Mayer fits the classic mold of Innovation Champion. Growing up in Wausau, Wis., she captained both the debate team and the pom-pom squad. Her father is an engineer, her mother an art teacher. Yet her brains (Stanford University degrees in symbolic systems and computer science, patents in Artificial Intelligence pending), position (keeper of the keys to search), grit (Google's first woman engineer), wealth (employee No. 20), youth (born in 1975), and even her looks (Midwest beauty) draw bloggers and headhunters alike.
Mayer has been a Champion of Innovation longer than most, long enough to create her Nine Notions of Innovation. Her Third Notion -- hire not just the best but the most brilliant -- is perhaps the most important. An enormous global talent hunt is under way, with companies shifting from process and quality control to creativity and empathy as the key competitive edge. Mayer gets this. She still personally approves every hire for the products group at the 6,000-plus person company. She scans the résumés of interns, many of them Rhodes Scholars. And she picks the Google Associates, who are hired right out of college and trained internally. Mayer also shepherds each class on a summer trip overseas to stimulate creativity.
She's a big reason why Google functions as a single, open social network, where every piece of work is laid bare on the company's intranet. This allows Googlers to look for those working on similar technologies, find relevant expertise, or join projects. At the same time, Mayer imposes on the wildly creative company a rigid, procedure-filled structure. Insiders call it the "Marissa Gauntlet." This is the intellectually titillating and intensely grueling process whereby new features are pitched and critiqued à la art school. New features are digitally projected onto the right side of a conference room wall, big as a movie screen. Everything Mayer and others say is transcribed and projected on the left. Underneath both looms a giant mega-timer. Everyone gets an average deadline of 10 minutes. Mayer and her team add and subtract to the feature as time runs down. It is iteration at lightning speed.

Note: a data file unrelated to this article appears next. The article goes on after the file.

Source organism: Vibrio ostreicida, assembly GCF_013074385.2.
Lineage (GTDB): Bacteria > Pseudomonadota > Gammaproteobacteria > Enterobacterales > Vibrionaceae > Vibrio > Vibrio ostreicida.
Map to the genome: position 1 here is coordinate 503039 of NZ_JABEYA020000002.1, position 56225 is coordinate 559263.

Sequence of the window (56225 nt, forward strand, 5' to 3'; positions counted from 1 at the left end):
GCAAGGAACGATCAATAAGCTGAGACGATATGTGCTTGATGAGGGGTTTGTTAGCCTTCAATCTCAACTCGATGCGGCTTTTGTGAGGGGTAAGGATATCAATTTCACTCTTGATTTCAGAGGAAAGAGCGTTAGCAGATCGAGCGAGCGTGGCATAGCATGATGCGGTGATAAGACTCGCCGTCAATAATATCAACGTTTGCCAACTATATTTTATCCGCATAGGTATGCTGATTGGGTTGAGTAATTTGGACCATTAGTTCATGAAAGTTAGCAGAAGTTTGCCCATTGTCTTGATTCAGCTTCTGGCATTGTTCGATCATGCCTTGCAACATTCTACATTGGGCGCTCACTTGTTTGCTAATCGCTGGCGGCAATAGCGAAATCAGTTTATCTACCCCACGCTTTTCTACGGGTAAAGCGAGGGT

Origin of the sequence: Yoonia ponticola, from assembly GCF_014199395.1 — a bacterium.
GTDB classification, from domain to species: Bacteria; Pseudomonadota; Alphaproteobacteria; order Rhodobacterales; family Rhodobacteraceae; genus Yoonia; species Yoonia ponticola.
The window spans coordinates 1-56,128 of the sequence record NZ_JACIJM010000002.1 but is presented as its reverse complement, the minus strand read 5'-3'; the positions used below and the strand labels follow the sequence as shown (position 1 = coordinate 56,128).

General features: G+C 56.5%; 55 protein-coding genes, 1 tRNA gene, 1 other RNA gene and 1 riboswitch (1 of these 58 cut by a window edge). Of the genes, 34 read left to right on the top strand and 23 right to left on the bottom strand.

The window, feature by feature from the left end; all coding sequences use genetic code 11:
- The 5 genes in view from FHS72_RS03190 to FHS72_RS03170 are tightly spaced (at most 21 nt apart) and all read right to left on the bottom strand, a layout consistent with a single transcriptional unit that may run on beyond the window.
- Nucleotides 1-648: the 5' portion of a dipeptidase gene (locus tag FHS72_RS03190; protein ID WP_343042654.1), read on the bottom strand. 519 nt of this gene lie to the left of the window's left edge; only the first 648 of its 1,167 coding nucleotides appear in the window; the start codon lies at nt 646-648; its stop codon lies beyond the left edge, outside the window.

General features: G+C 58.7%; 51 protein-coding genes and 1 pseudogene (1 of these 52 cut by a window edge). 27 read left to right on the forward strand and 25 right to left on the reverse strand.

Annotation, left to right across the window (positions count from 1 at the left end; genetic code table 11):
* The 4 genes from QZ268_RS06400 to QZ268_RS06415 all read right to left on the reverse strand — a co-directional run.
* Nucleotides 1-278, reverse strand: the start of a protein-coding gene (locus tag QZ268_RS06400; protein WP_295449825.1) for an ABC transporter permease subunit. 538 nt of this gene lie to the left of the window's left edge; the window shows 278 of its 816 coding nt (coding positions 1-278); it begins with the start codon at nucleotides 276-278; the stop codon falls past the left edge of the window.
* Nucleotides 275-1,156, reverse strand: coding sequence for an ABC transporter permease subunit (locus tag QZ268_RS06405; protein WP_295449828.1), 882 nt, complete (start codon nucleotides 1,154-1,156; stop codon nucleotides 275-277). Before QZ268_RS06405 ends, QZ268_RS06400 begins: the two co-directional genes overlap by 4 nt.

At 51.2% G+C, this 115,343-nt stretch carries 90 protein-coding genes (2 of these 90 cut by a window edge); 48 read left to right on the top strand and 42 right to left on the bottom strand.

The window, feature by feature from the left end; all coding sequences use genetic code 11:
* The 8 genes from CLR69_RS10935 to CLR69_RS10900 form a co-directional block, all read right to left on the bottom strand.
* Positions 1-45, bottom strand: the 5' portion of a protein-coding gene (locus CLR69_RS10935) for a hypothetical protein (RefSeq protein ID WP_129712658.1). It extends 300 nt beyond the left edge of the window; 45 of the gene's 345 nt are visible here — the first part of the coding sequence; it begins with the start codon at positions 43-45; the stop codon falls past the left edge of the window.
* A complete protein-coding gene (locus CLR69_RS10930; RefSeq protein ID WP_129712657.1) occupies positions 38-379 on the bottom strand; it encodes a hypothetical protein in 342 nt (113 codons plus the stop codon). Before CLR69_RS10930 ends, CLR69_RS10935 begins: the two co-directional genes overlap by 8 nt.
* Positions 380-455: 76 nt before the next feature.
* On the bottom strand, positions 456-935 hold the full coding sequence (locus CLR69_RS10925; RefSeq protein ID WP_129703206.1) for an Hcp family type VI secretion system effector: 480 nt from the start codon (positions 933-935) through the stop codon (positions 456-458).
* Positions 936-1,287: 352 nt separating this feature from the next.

VP, Search Products & User Experience Google
8:00 a.m. Wake-up, get ready for work
9:00 a.m. Arrive at work, take conference call about a new technology
10:00 a.m. Meeting with Udi Manber, VP of engineering to discuss search, engineering staffing, etc.
10:30 a.m. Meet with Associate Product Managers to brief and prepare for upcoming international business trip
12:00 noon Product review with Larry and Sergey; review product direction and strategy and potential future collaborations
1:00 p.m. UI (User Interface) review to review/approve user interface designs/changes for multiple products
3:00 p.m. Meet with a new member of my team to welcome him and discuss career goals/trajectory
3:30 p.m. Meeting with Google Video product manager
4:00 p.m. Google Product Strategy meeting with Eric, Larry, Sergey, and other executives to go over weekly site traffic and a few special topics
5:00 p.m. Executive strategy meeting on Google China
6:00 p.m. Office Hours
8:30 p.m. Catch up on the day's e-mail
11:15 p.m. Visit to the Google Gym to run
12:00 p.m. Go home
12:30 a.m. Watch TV, do e-mail
3:00 a.m. Go to bed